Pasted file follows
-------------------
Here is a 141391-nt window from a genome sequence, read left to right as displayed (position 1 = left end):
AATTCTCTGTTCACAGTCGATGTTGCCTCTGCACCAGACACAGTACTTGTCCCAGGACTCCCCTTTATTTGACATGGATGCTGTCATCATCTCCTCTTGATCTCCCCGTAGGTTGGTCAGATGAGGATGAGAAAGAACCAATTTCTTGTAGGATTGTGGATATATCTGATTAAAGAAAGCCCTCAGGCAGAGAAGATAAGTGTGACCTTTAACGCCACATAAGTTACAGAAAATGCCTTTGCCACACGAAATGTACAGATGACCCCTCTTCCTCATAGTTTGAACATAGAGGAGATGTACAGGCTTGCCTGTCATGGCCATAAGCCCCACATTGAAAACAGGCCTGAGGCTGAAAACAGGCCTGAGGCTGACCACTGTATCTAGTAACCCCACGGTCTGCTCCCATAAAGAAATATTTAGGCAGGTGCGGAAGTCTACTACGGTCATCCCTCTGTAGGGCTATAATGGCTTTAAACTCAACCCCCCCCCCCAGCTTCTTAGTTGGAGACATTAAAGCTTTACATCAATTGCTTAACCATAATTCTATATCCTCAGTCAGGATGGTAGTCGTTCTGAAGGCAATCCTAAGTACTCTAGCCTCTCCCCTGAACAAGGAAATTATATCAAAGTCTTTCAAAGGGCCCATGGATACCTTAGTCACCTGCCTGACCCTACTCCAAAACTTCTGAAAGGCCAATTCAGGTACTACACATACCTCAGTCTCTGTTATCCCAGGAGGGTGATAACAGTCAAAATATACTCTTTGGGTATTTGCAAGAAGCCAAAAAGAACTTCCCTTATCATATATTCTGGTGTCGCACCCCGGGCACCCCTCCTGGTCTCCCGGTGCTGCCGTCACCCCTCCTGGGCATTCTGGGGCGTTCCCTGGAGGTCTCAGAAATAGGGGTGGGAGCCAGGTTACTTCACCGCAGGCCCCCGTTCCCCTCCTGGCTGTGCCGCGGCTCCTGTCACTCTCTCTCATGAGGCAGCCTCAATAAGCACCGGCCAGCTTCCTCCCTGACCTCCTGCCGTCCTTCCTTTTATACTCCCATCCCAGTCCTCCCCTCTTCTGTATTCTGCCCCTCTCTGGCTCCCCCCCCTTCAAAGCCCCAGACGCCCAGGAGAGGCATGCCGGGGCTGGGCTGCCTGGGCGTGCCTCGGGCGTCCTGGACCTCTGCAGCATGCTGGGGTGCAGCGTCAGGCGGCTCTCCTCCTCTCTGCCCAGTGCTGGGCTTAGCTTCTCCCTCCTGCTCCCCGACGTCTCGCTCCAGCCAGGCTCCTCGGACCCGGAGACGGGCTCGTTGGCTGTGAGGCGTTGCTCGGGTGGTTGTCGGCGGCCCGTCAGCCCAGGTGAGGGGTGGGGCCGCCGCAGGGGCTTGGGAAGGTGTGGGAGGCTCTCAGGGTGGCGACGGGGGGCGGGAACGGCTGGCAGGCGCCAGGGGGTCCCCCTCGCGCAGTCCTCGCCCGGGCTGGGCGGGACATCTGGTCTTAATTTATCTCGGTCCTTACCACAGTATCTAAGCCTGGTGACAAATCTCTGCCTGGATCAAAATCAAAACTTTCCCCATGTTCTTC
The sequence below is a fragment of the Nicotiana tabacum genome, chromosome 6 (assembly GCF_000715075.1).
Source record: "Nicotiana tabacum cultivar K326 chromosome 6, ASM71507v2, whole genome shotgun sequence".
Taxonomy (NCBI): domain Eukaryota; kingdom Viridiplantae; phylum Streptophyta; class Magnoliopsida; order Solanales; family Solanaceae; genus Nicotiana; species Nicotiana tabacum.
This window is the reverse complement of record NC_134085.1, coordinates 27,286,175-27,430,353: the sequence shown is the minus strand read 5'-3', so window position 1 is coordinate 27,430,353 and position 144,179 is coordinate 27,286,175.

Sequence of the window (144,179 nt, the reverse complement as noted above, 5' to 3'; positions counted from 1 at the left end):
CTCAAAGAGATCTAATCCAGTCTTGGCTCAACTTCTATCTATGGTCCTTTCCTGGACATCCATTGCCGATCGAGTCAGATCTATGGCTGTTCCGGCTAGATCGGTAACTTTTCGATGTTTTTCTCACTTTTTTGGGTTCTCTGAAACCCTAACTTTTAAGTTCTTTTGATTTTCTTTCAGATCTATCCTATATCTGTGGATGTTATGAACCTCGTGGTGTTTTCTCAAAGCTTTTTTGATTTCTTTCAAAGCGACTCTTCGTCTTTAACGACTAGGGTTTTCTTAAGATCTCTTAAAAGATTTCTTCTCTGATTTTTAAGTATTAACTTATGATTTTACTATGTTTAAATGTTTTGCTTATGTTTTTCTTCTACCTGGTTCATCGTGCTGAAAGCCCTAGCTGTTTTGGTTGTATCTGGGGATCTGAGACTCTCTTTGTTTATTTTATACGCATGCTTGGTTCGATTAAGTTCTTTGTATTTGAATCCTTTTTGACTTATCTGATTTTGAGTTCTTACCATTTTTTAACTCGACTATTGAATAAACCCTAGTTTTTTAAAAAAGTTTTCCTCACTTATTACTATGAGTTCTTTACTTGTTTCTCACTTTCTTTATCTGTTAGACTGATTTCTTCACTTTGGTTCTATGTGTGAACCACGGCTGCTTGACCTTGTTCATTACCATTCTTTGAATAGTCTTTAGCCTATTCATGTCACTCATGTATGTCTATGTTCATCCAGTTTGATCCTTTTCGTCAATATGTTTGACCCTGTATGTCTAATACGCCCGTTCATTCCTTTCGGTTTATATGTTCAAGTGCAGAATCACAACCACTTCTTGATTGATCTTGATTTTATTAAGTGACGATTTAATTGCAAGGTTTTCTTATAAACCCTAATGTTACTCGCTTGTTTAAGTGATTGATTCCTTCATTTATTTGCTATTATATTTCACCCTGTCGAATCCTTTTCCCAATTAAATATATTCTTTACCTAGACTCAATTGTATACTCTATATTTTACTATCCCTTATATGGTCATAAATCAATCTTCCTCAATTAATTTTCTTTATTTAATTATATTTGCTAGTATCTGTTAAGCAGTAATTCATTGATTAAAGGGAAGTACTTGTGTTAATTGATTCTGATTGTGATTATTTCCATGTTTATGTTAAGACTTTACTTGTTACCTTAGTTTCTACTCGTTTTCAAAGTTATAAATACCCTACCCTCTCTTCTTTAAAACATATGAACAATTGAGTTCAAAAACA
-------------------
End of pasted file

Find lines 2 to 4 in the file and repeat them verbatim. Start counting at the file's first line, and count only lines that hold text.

AATTCTCTGTTCACAGTCGATGTTGCCTCTGCACCAGACACAGTACTTGTCCCAGGACTCCCCTTTATTTGACATGGATGCTGTCATCATCTCCTCTTGATCTCCCCGTAGGTTGGTCAGATGAGGATGAGAAAGAACCAATTTCTTGTAGGATTGTGGATATATCTGATTAAAGAAAGCCCTCAGGCAGAGAAGATAAGTGTGACCTTTAACGCCACATAAGTTACAGAAAATGCCTTTGCCACACGAAATGTACAGATGACCCCTCTTCCTCATAGTTTGAACATAGAGGAGATGTACAGGCTTGCCTGTCATGGCCATAAGCCCCACATTGAAAACAGGCCTGAGGCTGAAAACAGGCCTGAGGCTGACCACTGTATCTAGTAACCCCACGGTCTGCTCCCATAAAGAAATATTTAGGCAGGTGCGGAAGTCTACTACGGTCATCCCTCTGTAGGGCTATAATGGCTTTAAACTCAACCCCCCCCCCCAGCTTCTTAGTTGGAGACATTAAAGCTTTACATCAATTGCTTAACCATAATTCTATATCCTCAGTCAGGATGGTAGTCGTTCTGAAGGCAATCCTAAGTACTCTAGCCTCTCCCCTGAACAAGGAAATTATATCAAAGTCTTTCAAAGGGCCCATGGATACCTTAGTCACCTGCCTGACCCTACTCCAAAACTTCTGAAAGGCCAATTCAGGTACTACACATACCTCAGTCTCTGTTATCCCAGGAGGGTGATAACAGTCAAAATATACTCTTTGGGTATTTGCAAGAAGCCAAAAAGAACTTCCCTTATCATATATTCTGGTGTCGCACCCCGGGCACCCCTCCTGGTCTCCCGGTGCTGCCGTCACCCCTCCTGGGCATTCTGGGGCGTTCCCTGGAGGTCTCAGAAATAGGGGTGGGAGCCAGGTTACTTCACCGCAGGCCCCCGTTCCCCTCCTGGCTGTGCCGCGGCTCCTGTCACTCTCTCTCATGAGGCAGCCTCAATAAGCACCGGCCAGCTTCCTCCCTGACCTCCTGCCGTCCTTCCTTTTATACTCCCATCCCAGTCCTCCCCTCTTCTGTATTCTGCCCCTCTCTGGCTCCCCCCCCTTCAAAGCCCCAGACGCCCAGGAGAGGCATGCCGGGGCTGGGCTGCCTGGGCGTGCCTCGGGCGTCCTGGACCTCTGCAGCATGCTGGGGTGCAGCGTCAGGCGGCTCTCCTCCTCTCTGCCCAGTGCTGGGCTTAGCTTCTCCCTCCTGCTCCCCGACGTCTCGCTCCAGCCAGGCTCCTCGGACCCGGAGACGGGCTCGTTGGCTGTGAGGCGTTGCTCGGGTGGTTGTCGGCGGCCCGTCAGCCCAGGTGAGGGGTGGGGCCGCCGCAGGGGCTTGGGAAGGTGTGGGAGGCTCTCAGGGTGGCGACGGGGGGCGGGAACGGCTGGCAGGCGCCAGGGGGTCCCCCTCGCGCAGTCCTCGCCCGGGCTGGGCGGGACATCTGGTCTTAATTTATCTCGGTCCTTACCACAGTATCTAAGCCTGGTGACAAATCTCTGCCTGGATCAAAATCAAAACTTTCCCCATGTTCTTC
The sequence below is a fragment of the Nicotiana tabacum genome, chromosome 6 (assembly GCF_000715075.1).
Source record: "Nicotiana tabacum cultivar K326 chromosome 6, ASM71507v2, whole genome shotgun sequence".